I spent the past long weekend in St. Louis at the annual meeting of Ichthyologists & Herpetologists, primarily hosted by the American Society of Ichthyologists & Herpetologists. As usual I met many people in the flesh who I've only known through e-mail, including members of NANFA as well as other scientists with similar research interests. For instance, I finally met Jeremy Tiemann who's also a member of the NANFA Board of Directors, and just like I figured would be the case he's a great guy (not only because he also appreciates slow-tap, room temperature Guiness stout). He works for the Illinois Natural History Survey and does field work in streams that might be affected by highway construction. I also finally met Stewart Reid of the Desert Fishes Council who lives in Oregon; we've talked via email about how to set up conservation grants in a non-profit group.
The peak experience for me was giving a talk about my flame chubs research in a 15 minute time block at 9 a.m. Saturday. The challenge is always how to boil down several years of your life into under fifteen minutes. And as always, I wasn't good at the boiling down aspect... I basically got chased off the stage by the moderator at 15 minutes (as should be done). But I think I got the audience's attention with my reporting of flame chubs being present at only 18 of 50 historic sites around north Alabama. Various people came up to me afterwards and said that they liked my presentation, and I don't think they were doing it because they felt sorry for me. The odd thing was that my talk, in a Fish Conservation session, was the only one that didn't involve heavy genetics data.
That session lead to a talk with Yongjiu Chen of North Dakota State, who does excellent population genetics work with endangered fish species. He has developed protocols for a genetic analysis examining microsatellite variation in cyprinid (minnow) fishes, which essentially tests for the existence of repeating motifs of DNA at specific genes. Hopefully we can start a pilot project to examine genetic structure and variability in flame chubs using the alcohol-preserved fish I collected in my field work. Knowing what level of genetic variation exists in a species, and some idea of the evolutionary history leading to current distribution patterns, is a key part of figuring out how to save a species in an efficient manner. So I'm looking for a motivated student to learn Yongjiu's protocols and start a project on flame chub genetics.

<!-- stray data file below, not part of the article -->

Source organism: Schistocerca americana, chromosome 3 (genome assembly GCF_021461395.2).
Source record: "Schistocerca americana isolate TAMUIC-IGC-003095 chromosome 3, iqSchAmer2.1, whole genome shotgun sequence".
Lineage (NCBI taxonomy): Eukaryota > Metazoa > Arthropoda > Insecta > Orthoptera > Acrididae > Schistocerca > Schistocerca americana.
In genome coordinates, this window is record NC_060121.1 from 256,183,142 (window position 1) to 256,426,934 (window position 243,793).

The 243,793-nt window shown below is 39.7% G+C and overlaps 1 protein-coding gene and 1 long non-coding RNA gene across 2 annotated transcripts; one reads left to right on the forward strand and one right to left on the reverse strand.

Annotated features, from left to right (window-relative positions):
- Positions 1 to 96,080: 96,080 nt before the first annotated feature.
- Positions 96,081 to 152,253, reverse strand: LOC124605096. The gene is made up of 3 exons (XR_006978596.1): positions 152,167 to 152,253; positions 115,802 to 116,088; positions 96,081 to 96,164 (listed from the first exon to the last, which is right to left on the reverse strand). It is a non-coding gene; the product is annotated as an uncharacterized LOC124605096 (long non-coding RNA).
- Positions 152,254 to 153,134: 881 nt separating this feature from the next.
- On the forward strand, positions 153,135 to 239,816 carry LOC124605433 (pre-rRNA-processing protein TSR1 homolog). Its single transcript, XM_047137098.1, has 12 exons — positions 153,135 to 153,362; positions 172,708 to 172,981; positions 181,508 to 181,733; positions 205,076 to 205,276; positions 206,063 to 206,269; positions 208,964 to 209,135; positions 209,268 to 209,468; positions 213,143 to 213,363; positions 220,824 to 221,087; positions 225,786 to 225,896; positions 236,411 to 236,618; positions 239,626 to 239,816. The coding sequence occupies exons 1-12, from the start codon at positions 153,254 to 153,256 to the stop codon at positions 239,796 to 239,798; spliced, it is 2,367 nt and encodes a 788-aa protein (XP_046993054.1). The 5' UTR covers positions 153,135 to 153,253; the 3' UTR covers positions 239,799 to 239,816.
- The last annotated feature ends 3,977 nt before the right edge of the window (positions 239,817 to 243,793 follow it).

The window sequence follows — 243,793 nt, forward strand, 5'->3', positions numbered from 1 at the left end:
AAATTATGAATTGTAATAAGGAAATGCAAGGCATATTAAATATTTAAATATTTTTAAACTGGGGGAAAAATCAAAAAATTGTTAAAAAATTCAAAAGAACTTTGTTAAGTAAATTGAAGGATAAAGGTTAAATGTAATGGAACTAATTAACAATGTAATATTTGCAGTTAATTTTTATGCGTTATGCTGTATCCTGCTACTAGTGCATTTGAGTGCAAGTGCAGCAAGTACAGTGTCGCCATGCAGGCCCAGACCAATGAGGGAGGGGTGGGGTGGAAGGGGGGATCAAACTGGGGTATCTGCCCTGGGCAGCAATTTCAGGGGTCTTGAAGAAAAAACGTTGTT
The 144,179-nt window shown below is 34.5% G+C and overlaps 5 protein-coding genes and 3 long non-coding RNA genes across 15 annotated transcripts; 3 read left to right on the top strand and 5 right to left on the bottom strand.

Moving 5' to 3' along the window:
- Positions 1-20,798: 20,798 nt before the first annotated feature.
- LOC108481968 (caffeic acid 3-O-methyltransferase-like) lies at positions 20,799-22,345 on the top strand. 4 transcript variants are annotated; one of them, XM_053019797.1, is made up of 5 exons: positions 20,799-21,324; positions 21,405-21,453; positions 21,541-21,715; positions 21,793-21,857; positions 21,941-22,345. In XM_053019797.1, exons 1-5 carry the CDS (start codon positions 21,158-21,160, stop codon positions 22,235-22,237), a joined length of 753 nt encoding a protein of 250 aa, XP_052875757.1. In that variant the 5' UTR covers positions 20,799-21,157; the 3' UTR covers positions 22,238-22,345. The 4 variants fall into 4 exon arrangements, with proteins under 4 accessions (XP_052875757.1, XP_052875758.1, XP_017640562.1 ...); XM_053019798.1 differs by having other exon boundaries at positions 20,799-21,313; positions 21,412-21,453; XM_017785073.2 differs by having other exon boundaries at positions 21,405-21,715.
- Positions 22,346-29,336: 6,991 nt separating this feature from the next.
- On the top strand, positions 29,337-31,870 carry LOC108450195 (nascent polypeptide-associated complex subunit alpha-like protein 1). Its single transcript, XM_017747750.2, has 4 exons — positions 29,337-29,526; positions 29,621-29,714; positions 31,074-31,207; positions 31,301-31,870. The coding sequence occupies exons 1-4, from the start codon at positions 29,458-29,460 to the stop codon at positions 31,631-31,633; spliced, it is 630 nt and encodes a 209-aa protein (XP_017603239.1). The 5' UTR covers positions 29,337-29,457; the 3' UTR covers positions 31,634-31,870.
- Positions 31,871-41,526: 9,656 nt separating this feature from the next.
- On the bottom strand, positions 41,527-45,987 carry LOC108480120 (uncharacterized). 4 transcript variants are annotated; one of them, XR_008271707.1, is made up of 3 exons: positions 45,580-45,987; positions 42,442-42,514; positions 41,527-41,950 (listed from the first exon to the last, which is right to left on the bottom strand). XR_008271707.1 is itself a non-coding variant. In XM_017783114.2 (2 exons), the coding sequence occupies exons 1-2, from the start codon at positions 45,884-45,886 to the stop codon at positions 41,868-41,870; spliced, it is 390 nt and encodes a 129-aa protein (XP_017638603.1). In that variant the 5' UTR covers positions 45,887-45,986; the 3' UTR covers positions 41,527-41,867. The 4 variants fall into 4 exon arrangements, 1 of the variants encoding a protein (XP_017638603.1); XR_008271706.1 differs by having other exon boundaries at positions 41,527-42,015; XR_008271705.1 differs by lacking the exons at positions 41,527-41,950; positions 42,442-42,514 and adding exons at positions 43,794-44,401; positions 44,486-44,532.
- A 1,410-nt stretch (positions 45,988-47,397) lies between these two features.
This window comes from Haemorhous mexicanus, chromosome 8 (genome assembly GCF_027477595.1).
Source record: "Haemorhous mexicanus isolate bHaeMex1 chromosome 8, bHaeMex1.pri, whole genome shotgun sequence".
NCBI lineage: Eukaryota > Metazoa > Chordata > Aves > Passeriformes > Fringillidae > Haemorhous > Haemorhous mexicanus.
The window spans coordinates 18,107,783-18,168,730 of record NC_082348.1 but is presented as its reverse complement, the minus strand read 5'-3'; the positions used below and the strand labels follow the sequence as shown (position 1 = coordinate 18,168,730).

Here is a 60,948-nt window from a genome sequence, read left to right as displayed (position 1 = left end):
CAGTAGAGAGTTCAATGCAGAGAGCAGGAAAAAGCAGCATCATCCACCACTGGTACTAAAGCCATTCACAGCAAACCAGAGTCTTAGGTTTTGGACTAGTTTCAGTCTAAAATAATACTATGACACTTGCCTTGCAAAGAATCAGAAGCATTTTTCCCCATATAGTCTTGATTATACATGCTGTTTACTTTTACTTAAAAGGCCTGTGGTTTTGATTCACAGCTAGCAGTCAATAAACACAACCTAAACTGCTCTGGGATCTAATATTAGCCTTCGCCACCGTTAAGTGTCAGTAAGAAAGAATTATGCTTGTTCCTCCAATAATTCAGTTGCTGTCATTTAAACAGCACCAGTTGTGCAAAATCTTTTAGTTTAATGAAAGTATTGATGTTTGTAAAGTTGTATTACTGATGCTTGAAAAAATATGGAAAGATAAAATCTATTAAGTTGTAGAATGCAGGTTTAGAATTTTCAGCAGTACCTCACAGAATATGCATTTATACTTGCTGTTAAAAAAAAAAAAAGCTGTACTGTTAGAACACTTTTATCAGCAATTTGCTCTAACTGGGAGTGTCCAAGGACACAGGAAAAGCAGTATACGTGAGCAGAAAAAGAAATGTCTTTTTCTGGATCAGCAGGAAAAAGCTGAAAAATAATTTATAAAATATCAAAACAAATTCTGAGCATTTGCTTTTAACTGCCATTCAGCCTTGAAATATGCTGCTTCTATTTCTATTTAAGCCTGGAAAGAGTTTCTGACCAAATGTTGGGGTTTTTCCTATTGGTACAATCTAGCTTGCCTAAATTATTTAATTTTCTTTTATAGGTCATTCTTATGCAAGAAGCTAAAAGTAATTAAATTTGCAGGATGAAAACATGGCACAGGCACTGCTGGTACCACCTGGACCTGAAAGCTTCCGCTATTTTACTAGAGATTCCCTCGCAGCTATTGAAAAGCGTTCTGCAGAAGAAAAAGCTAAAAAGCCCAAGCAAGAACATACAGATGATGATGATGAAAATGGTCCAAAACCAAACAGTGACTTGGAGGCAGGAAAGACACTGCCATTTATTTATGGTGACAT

Christian's poster about gill parasites in scarlet and striped shiners at the meeting turned out well. Several people at the ASIH meeting talked to her about our subject, and had some good suggestions. She and Kris put it together pretty much on their own, and it tells a good story of a work in progress. I think that we found multiple, new species of Dactylogyrus
parasites, especially in the scarlet shiners. As is true of most good science, research should lead to new questions and more research... I think we're on that track.
Next year's ASIH meeting is in Montreal. Ruth and I have to figure out how and if we'll go. I've never had a chance to visit Montreal, which I've always heard was a fun place to visit and hang out. It would be another chance to attempt to use my high school French, which can be embarassing of course. Would les habitants
be impressed, or would they politely switch to English? I'll keep you posted.